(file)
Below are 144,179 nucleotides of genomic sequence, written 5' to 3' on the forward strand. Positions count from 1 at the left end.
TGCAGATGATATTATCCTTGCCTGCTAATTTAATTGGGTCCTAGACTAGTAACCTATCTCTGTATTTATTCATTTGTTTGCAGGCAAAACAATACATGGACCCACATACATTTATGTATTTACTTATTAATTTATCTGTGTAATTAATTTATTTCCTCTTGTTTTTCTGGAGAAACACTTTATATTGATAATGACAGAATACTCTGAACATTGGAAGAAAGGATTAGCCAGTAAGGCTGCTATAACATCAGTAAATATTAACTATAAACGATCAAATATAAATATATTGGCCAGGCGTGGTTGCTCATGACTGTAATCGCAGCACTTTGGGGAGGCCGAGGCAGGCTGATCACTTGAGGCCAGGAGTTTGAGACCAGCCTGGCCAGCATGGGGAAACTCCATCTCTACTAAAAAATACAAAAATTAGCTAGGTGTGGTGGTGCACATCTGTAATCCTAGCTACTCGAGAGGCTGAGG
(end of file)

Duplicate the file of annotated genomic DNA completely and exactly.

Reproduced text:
Below are 144,179 nucleotides of genomic sequence, written 5' to 3' on the forward strand. Positions count from 1 at the left end.
TGCAGATGATATTATCCTTGCCTGCTAATTTAATTGGGTCCTAGACTAGTAACCTATCTCTGTATTTATTCATTTGTTTGCAGGCAAAACAATACATGGACCCACATACATTTATGTATTTACTTATTAATTTATCTGTGTAATTAATTTATTTCCTCTTGTTTTTCTGGAGAAACACTTTATATTGATAATGACAGAATACTCTGAACATTGGAAGAAAGGATTAGCCAGTAAGGCTGCTATAACATCAGTAAATATTAACTATAAACGATCAAATATAAATATATTGGCCAGGCGTGGTTGCTCATGACTGTAATCGCAGCACTTTGGGGAGGCCGAGGCAGGCTGATCACTTGAGGCCAGGAGTTTGAGACCAGCCTGGCCAGCATGGGGAAACTCCATCTCTACTAAAAAATACAAAAATTAGCTAGGTGTGGTGGTGCACATCTGTAATCCTAGCTACTCGAGAGGCTGAGG